(Nov. 2) The introduction of the Food Import Safety Act of 2007 in the House of Representatives in late October is another sign Congress is still trying to address weaknesses in government oversight of food safety, an industry lobbyist said Nov. 1.

“The issue has some legs, and there are discussions in leadership about how to move it forward,” said Robert Guenther, senior vice president of public policy for the United Fresh Produce Association, Washington, D.C.

Guenther said United Fresh is still evaluating food safety bills in Congress. However, he said United Fresh rejects the idea of user fees on food imports and restrictions of imports based on ports of entry.

Guenther said food safety is a public benefit and whose cost should be shared by the public.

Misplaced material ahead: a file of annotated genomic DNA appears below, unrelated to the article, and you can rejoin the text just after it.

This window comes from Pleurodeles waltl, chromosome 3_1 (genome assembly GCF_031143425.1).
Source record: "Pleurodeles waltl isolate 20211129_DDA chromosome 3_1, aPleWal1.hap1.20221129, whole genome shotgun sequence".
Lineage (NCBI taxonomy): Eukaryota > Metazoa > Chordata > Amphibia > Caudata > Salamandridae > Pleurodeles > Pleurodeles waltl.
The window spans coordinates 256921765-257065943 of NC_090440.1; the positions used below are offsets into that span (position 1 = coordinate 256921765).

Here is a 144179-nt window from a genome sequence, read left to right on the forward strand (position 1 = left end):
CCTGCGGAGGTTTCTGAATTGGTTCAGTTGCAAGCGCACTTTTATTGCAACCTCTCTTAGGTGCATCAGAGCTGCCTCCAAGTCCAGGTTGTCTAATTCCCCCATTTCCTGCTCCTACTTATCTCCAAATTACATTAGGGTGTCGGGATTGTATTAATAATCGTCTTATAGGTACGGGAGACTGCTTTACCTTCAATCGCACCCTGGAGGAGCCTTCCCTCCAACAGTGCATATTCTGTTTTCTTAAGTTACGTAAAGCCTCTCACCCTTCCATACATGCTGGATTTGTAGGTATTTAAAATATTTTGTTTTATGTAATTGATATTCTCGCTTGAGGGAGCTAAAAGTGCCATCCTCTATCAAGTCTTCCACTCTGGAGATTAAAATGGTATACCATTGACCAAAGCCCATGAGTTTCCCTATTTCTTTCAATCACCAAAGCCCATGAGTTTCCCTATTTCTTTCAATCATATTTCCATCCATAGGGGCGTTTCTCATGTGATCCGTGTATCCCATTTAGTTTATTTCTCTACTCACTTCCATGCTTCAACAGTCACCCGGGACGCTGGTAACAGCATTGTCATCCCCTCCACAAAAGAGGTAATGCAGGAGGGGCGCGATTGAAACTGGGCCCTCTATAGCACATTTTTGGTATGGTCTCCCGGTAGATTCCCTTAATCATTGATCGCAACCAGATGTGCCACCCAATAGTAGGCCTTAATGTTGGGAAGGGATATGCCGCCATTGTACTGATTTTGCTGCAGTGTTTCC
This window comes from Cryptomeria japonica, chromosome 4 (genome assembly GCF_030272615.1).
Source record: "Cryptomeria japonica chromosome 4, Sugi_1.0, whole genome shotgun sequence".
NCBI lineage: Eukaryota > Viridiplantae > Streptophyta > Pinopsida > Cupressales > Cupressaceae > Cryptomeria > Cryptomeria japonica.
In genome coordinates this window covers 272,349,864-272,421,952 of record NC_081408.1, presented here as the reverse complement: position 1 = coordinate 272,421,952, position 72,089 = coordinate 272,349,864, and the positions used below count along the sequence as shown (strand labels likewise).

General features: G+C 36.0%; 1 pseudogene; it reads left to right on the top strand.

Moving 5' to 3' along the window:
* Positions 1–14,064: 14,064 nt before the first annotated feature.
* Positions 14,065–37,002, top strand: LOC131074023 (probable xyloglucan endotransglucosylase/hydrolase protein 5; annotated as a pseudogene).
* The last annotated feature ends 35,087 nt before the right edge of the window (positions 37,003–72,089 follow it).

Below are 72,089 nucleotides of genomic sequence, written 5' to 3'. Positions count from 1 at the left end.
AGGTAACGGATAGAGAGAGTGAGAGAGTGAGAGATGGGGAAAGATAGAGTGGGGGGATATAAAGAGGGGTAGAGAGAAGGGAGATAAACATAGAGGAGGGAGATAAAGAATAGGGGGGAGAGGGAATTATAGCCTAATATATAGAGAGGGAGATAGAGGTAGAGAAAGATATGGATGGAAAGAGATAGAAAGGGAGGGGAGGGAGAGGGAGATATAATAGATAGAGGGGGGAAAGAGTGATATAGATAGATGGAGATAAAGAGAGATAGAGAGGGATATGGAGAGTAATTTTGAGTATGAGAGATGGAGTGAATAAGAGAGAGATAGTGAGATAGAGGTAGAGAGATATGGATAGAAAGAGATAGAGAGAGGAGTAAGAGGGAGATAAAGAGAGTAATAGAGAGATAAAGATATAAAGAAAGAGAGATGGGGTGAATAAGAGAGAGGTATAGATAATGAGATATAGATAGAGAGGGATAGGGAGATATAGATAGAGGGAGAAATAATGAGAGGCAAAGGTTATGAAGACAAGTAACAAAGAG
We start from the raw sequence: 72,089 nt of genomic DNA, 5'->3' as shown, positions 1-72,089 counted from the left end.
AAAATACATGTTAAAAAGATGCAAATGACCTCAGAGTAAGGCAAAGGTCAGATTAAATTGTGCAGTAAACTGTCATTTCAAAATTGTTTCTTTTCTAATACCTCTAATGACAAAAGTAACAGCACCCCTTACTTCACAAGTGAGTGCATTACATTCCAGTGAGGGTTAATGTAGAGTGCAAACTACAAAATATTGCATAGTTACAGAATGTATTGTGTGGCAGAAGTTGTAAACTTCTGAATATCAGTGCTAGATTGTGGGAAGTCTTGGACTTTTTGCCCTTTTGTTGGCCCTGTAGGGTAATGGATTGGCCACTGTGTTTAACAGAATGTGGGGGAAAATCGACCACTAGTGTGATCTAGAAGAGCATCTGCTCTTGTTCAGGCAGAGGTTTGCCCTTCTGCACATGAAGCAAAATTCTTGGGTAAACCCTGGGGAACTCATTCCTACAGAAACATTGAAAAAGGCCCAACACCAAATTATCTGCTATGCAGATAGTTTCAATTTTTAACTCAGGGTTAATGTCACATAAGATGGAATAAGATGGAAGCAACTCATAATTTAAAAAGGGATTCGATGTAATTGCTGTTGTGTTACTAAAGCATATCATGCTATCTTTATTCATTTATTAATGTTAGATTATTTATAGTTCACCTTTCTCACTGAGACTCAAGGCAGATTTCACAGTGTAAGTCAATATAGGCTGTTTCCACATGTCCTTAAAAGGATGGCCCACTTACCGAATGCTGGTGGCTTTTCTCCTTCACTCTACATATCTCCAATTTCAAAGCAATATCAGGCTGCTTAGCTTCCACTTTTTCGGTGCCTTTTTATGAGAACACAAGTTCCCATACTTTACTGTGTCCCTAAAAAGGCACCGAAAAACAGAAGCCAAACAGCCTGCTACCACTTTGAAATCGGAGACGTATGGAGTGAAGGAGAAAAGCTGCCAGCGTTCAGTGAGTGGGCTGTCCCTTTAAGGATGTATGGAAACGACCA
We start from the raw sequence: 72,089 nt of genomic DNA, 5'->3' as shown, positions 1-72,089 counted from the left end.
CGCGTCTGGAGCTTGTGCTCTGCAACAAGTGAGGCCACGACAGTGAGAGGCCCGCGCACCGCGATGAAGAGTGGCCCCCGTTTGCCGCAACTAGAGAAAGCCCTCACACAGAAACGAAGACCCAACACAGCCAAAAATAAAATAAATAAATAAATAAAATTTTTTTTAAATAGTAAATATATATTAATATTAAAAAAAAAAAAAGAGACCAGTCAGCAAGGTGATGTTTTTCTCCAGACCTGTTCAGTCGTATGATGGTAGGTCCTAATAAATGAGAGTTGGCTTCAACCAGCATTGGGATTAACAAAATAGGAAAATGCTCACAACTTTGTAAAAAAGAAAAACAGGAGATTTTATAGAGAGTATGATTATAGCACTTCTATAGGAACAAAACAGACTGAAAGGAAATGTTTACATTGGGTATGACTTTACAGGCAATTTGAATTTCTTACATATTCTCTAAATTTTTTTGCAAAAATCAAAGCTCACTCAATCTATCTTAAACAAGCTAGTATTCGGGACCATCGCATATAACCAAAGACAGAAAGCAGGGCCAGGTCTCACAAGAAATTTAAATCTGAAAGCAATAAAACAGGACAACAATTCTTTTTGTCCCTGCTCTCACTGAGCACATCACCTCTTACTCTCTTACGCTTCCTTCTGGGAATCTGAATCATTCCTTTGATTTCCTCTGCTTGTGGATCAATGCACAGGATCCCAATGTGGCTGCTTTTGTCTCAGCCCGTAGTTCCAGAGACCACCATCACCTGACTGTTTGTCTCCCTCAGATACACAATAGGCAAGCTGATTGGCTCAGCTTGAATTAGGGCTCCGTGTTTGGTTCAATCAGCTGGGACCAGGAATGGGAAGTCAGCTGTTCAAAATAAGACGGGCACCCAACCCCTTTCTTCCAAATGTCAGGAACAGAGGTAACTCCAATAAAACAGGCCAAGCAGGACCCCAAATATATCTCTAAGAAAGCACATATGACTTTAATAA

“It should not be borne on the backs of industry. … This should be a public priority, and somebody needs to find money to pay for this,” he said.

Rep. Rosa DeLauro, D-Conn., introduced the Food Import Safety Act of 2007 and found backing for the bill from the Washington, D.C.-based Center for Science in the Public Interest.

DeLauro’s legislation includes provisions that would give mandatory recall authority to the Food and Drug Administration.

The bill also would require foreign facilities or countries to meet standards that are equivalent to those in the U.S. before being able to ship foods to the U.S.

The bill gives the Health and Human Services secretary authority to deny food imports from countries that demonstrate a pattern of violations. It also would authorize the FDA to inspect overseas plants and make access to foreign plants a condition of entry into the U.S.